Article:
by Kevin Burton
In the old days we turned on our radios for music, for news, for sports and weather forecasts, and we got all those things.
But what we really loved, and what kept us coming back for more, was the way those things were delivered, something that was woven throughout the broadcast days and nights, something missing from radio these days.
In Spanish they say “forma de ser,” or way of being. Most stations had a way of being that was fun. I mean sure, it went too far sometimes. If a morning DJ’s particular brand of zaniness didn’t hit you just right, it could be off-putting. But stations used to hire people with style and personality and that personality was true to its region.
Boston was different from Boise, was different from Osh Kosh, was different from Portland, was different from Tuscaloosa.
Wednesday I wrote about “Video Killed the Radio Star” the 1979 Buggles hit that sounded like a plausible narrative for the future of music, especially two years later when MTV was launched in the United States. If you could get your favorite top 40 hits, with pictures, moving pictures, wouldn’t that be much better?
As it played out, video and radio co-existed without too much hostility. The demise of the radio that many of us loved came not from technology, but from Clinton-era legislation.
“The 1996 Telecommunications Act removed all national and local restrictions on national ownership that specified the number of stations one company could own in a set market,” reads a Wikipedia page for radio homogenization.
“Before 1996, a company was prohibited from owning more than 40 stations, and from owning more than two AM and two FM stations in one market. The bill covered a wide range of formats and was the first time the Internet was included in broadcasting and spectrum allotment.”
“Two companies in particular, Clear Channel and the Infinity Broadcasting unit of Viacom, own roughly half the USA’s airwaves.,” according to Wikipedia. “Clear Channel grew from 40 stations to 1,240 stations in seven years (30 times more than congressional regulation previously allowed). Their aggressive acquisitions have gained them enemies as well as supporters, but their ownership of 247 of the nation’s 250 largest radio markets and their domination of the Top 40 format makes them undeniably a significant player in the music industry.”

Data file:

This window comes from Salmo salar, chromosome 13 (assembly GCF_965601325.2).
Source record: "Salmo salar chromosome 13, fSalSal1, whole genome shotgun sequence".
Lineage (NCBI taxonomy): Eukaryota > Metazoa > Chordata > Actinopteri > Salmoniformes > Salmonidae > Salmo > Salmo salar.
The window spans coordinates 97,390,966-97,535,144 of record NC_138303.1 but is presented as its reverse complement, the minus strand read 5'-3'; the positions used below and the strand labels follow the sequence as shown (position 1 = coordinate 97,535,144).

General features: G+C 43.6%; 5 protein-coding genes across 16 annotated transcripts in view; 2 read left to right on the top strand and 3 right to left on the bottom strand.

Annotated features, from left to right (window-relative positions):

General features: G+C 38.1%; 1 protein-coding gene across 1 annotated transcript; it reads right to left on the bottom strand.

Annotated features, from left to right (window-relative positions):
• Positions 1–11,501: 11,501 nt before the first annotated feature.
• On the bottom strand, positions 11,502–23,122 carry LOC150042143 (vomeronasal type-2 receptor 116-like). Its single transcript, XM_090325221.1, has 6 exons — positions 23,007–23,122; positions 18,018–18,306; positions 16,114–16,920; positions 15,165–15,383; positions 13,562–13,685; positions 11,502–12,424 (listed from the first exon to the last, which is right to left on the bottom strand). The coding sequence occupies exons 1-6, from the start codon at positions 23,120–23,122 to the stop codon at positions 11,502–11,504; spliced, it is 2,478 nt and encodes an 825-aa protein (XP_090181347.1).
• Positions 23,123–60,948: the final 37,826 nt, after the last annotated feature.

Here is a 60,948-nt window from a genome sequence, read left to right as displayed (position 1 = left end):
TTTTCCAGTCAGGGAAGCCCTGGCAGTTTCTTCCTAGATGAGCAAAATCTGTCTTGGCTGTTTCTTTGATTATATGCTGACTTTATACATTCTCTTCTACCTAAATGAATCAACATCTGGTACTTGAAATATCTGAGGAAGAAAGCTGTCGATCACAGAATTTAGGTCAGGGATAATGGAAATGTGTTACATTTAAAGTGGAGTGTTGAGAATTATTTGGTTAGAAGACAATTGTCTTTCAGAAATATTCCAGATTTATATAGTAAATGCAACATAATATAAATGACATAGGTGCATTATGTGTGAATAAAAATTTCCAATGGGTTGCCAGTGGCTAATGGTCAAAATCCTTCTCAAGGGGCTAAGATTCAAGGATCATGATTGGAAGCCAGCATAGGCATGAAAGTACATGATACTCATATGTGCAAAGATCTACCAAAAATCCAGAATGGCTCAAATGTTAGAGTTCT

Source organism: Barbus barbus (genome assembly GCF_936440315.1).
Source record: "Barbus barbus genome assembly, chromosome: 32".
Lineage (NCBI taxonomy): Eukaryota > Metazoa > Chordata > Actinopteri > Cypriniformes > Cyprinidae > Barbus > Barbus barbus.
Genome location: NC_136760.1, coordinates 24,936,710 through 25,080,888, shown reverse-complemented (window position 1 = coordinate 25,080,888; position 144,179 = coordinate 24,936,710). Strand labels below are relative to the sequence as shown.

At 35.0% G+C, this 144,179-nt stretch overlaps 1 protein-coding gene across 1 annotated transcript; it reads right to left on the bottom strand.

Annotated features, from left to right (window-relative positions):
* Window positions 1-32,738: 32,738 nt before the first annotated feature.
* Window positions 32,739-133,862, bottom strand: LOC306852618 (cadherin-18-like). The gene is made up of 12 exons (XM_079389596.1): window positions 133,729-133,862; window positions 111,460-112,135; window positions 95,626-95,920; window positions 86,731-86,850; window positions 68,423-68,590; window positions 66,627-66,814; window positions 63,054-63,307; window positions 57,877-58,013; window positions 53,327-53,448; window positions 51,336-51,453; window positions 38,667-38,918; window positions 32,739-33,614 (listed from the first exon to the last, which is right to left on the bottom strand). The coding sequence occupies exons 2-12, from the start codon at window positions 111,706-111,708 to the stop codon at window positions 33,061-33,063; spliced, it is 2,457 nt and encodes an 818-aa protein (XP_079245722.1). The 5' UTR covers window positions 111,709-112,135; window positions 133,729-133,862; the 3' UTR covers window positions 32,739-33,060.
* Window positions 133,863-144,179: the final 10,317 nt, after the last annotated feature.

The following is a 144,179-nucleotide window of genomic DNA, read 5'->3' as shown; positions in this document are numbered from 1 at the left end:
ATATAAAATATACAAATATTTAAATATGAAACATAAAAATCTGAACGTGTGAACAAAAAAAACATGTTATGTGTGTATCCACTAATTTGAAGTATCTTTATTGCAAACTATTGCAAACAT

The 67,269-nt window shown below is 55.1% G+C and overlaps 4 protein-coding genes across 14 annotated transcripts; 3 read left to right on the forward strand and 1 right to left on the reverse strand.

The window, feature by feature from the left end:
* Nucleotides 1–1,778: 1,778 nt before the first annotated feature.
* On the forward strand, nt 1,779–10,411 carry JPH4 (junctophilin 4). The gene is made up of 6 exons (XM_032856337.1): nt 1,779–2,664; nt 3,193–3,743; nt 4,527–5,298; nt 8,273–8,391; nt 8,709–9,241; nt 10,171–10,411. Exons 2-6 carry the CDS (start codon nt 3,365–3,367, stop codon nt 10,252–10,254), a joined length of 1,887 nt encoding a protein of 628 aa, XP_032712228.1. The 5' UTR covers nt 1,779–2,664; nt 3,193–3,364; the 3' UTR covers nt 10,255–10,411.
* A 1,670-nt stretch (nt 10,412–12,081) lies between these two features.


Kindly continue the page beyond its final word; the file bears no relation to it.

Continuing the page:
“Artists that experienced success in the industry prior to the 1996 Telecommunications Act, such as David Crosby of Crosby, Stills, Nash & Young and Don Henley of The Eagles, have brought to light what they believe are contributing to the nationwide homogenization of music,” reads the Wikipedia page
“Crosby tells PBS in an interview, ‘When it all started, record companies – and there were many of them, and this was a good thing – were run by people who loved records, people like Ahmet Ertegun, who ran Atlantic Records, who were record collectors. They got in it because they loved music…. Now record companies are run by lawyers and accountants.’ This view highlights a common theme that creativity and passion have been subverted by the financial incentives of corporatized media companies.”
“Chief executives of large record labels often have no musical or cultural background. A head of Universal Vivendi, Jean René Fourtou, was previously in pharmaceuticals. Gunter Thielen, the former head of Bertelsmann, previously managed the company’s printing and industrial operations.”
“Music journalist Ernesto Aguilar expressed the sentiment that “media consolidation means not only does corporate radio control who gets played, but also which artists get recognition, who is perceived as a voice in a music’s history and who is erased from that history.”
“IHeartMedia was once known as Clear Channel, and under that name gobbled up huge vectors of the American radio spectrum and spit out sterile programming which ruined radio as a viable or even interesting medium for an entire generation,” wrote Terry Matthew on 5mag.net, a House Music magazine based in Chicago.
Most of the G-rated comments on Clear Channel that I found were along those lines. Many believe radio is permanently broken. Some of us dearly miss the radio we used to know. But in the era of streaming, I wonder if old-time radio could ever make a comeback
Oh hell, I really miss how radio used to be. When local radio was truly local and not just running some generic program, they purchased from a net work when DJs actually played records and reacted whi
LikeLiked by 1 person
Leave a comment